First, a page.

The Center for Disease Control and Prevention (CDC) just released some interesting information regarding natural immunity and the vaccine. They revealed that natural immunity is better protection against the Delta strain of COVID-19 than the vaccine is. This is according to a new study the CDC just released this week.
Experts have examined COVID-19 cases and hospitalizations that took place from May through November of 2021 in California and New York. The research team looked at the cases and hospitalizations rates within four cohorts of people. The four distinctive groupings were: the unvaccinated but uninfected, the vaccinated but infected, the unvaccinated with a previous COVID-19 diagnosis, and the vaccinated with a previous COVID-19 diagnosis.
The experts found that natural immunity that came through recovering from COVID-19 gave people a greater degree of protection against the Delta strain than getting a COVID-19 vaccine.
The details of the study are as follows:
“By the week beginning October 3, compared with COVID-19 cases rates among unvaccinated persons without a previous COVID-19 diagnosis, case rates among vaccinated persons without a previous COVID-19 diagnosis were 6.2-fold (California) and 4.5-fold (New York) lower; rates were substantially lower among both groups with previous COVID-19 diagnoses, including 29.0-fold (California) and 14.7-fold lower (New York) among unvaccinated persons with a previous diagnosis, and 32.5-fold (California) and 19.8-fold lower (New York) among vaccinated persons with a previous diagnosis of COVID-19. During the same period, compared with hospitalization rates among unvaccinated persons without a previous COVID-19 diagnosis, hospitalization rates in California followed a similar pattern.”
In spite of the clarity that came from this new research, experts are urging people to respond with caution before they draw conclusions from the study. They are noting that the vaccine afforded people better protection from COVID-19 variants before we encountered the Delta strain. And the also said that the degree of immunity that people might have from previous infection and the vaccine is most likely going to change with the spreading of new variants, including Omicron. They are still pushing vaccines as the safest strategy for fighting COVID-19.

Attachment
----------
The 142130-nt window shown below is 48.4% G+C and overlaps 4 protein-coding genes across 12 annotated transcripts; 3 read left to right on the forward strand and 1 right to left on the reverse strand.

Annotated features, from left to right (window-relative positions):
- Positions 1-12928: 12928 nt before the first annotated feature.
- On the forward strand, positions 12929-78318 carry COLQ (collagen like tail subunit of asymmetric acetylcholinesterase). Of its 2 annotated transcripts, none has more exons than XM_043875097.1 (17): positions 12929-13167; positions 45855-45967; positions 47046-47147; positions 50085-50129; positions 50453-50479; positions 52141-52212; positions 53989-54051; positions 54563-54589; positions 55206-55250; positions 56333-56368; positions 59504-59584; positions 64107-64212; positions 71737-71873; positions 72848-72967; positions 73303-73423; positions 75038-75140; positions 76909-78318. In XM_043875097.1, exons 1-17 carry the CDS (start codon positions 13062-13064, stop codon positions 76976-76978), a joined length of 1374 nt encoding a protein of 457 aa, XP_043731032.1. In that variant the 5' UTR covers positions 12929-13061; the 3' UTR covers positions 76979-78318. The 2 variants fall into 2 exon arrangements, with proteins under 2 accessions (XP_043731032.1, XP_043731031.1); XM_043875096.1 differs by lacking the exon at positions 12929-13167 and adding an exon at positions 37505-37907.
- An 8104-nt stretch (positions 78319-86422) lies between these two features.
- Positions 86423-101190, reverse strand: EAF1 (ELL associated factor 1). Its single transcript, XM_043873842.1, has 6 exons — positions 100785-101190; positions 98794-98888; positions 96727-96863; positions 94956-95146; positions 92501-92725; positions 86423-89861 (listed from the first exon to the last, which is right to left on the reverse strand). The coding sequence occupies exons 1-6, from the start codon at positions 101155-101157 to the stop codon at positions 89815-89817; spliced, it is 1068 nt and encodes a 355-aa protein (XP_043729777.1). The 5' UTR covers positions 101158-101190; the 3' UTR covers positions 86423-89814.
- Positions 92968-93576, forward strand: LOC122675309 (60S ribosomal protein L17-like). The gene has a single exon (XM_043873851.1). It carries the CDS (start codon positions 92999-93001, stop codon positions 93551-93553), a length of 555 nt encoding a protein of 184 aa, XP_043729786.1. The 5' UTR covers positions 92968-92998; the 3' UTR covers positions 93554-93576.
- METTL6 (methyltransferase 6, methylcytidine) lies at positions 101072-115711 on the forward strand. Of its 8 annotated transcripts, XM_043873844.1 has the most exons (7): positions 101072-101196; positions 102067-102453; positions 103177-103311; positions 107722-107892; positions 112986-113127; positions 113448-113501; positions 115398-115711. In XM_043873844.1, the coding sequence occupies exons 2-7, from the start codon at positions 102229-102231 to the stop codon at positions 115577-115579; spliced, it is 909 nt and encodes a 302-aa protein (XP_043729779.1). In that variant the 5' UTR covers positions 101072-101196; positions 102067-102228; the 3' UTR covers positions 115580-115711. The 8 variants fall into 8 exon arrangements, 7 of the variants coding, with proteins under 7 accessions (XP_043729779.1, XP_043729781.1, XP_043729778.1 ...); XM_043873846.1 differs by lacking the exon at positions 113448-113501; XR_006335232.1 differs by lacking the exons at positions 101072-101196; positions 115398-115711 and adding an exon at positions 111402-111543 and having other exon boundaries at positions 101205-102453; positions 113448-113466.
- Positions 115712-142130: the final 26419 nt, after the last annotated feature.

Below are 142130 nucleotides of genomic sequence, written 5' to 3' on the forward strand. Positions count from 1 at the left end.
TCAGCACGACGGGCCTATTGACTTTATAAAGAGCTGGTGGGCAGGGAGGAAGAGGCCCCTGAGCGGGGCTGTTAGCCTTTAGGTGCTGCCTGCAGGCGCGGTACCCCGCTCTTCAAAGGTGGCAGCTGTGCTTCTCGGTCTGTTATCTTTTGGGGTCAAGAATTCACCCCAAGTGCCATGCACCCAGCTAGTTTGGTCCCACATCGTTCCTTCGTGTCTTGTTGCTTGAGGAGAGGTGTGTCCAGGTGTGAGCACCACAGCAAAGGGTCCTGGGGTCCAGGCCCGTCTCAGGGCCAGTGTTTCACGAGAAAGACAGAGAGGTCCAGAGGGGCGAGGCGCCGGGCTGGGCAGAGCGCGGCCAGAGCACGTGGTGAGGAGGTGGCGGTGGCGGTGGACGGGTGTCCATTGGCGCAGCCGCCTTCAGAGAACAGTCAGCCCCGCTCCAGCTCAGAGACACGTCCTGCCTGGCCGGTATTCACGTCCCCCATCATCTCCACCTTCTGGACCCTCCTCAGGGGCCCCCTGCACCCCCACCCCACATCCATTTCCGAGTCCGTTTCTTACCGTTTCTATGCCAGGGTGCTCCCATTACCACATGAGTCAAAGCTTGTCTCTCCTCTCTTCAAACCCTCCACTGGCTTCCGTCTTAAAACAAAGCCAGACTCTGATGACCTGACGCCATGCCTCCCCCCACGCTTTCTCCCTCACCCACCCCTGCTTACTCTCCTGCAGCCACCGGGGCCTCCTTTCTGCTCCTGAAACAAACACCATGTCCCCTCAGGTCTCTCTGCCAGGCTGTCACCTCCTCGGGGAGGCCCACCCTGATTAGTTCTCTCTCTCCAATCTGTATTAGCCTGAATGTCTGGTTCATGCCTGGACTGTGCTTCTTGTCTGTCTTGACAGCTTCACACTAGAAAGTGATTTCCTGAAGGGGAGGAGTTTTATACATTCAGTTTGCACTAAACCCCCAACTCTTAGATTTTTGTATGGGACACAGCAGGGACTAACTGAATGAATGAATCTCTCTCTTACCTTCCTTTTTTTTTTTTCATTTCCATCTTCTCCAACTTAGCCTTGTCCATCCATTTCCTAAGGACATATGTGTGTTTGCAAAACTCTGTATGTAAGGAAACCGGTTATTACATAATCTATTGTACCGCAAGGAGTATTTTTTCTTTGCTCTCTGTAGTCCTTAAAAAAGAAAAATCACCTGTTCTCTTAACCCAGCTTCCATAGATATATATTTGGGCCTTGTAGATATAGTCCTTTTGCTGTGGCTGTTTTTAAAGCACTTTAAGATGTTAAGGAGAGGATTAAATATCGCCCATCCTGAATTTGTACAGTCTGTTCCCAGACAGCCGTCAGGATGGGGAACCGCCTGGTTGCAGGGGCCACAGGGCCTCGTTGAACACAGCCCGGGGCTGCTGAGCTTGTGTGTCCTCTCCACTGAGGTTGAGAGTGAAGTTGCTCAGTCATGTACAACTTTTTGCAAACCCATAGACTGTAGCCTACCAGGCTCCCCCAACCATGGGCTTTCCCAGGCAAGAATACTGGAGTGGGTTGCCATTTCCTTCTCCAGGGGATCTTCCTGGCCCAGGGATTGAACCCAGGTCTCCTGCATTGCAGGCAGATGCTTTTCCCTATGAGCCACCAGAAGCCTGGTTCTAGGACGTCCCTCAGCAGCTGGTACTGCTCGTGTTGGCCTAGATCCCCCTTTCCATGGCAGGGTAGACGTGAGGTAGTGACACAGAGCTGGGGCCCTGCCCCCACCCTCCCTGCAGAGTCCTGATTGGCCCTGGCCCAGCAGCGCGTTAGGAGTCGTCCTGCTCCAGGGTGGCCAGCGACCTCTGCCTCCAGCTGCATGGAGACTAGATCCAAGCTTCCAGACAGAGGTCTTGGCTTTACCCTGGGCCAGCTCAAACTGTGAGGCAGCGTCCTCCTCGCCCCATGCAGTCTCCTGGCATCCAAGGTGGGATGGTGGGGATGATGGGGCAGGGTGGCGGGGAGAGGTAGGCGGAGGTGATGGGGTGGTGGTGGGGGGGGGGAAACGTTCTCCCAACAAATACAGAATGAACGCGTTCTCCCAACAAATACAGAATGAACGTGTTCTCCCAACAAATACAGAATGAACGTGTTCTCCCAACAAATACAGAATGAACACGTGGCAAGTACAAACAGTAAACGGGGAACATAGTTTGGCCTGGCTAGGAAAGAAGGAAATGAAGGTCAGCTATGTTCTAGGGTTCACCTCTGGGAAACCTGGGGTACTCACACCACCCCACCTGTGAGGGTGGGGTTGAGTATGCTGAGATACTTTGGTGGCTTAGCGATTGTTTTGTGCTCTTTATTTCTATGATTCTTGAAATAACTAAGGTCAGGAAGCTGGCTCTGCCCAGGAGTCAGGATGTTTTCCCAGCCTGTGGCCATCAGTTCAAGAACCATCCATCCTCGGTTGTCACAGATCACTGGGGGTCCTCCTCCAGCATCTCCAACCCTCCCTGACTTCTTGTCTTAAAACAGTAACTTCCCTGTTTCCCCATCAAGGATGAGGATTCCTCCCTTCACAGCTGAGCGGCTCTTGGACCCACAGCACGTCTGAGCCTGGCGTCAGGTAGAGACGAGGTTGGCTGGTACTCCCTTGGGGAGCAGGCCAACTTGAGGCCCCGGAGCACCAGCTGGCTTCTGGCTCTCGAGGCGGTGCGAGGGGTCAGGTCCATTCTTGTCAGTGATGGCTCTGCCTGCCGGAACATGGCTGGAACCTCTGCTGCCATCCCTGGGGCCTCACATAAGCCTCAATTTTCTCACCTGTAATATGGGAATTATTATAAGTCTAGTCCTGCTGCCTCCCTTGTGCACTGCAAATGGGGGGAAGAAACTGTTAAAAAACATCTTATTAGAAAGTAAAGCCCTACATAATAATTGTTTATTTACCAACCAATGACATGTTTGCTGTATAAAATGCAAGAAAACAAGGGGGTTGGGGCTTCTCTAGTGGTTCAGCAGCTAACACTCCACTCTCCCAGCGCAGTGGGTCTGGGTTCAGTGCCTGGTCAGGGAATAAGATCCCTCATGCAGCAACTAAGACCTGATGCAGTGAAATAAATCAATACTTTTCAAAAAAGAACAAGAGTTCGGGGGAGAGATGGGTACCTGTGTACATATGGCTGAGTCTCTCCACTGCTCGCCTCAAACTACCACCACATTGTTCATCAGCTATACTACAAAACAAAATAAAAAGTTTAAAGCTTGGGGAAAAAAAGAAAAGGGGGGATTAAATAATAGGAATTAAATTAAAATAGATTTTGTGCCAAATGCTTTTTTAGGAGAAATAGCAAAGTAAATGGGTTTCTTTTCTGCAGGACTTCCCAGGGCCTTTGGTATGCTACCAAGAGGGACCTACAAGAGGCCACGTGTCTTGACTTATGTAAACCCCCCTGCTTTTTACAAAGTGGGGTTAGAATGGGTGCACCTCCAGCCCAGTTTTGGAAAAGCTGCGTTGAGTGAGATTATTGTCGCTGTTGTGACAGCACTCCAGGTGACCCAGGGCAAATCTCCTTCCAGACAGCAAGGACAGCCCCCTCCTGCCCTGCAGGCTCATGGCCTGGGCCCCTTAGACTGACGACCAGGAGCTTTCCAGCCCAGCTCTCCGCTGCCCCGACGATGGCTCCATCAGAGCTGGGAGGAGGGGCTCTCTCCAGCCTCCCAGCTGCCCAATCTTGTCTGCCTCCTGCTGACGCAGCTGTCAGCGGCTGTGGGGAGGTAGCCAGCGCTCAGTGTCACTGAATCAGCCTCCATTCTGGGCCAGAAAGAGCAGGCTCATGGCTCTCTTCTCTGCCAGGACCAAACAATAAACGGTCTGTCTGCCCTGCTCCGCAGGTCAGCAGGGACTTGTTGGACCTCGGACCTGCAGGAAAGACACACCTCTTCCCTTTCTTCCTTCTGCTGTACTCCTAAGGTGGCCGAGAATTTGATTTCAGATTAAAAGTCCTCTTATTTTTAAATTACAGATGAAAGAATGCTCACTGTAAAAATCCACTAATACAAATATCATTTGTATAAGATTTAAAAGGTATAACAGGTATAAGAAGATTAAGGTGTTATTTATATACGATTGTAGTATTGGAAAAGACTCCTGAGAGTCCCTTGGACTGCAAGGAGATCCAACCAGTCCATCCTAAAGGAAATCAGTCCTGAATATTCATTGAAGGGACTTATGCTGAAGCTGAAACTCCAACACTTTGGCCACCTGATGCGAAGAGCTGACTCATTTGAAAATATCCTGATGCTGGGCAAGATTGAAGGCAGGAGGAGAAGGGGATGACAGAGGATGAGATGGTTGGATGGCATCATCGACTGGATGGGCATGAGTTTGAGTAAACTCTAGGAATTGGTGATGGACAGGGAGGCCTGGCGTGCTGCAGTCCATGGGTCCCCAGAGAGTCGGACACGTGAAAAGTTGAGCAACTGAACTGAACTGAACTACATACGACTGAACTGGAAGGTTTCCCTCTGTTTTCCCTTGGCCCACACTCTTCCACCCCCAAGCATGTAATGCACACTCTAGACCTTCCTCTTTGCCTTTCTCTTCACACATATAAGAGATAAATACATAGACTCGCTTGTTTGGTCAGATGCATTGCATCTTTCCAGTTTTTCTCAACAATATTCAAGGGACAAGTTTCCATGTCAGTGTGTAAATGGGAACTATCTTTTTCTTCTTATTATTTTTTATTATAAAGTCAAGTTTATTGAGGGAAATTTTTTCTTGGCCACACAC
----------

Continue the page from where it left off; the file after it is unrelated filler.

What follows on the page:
The study indicates that the epidemiology of COVID-19 might change as new variants come to light, but vaccination remains the safest strategy for averting future SARS-CoV-2 infections. It is also the safest way to stop hospitalizations, long-term sequelae, and death.
They strongly recommend primary vaccinations, additional doses, and booster shots for all eligible persons. And as the virus and immunity levels change across the country, there may be additional recommendations for vaccine doses that are warranted.
Even with this recent study, President Joe Biden’s administration has continued to push COVID-19 vaccinations in its messaging and executive actions. They are downplaying, if not ignoring the protections that come through natural immunity.
The recent rhetoric from the CDC has emphasized “up to date” vaccinations rather than the “fully vaccinated” language. This has signaled a shift toward pushing booster shots in addition to the original vaccine dose.
This shift in messaging received criticism from Dr. Marty Makary of Johns Hopkins University. He lashed out at the CDC over the shift saying that they changed their language from “Get a booster,” to “Are you up to date?” He believes that this is a manipulation of words and it implies that low-risk people without a booster are out-of-date. He has stated that this move sets the stage for frequent boosters and declared that COVID-19 vaccinations are not software.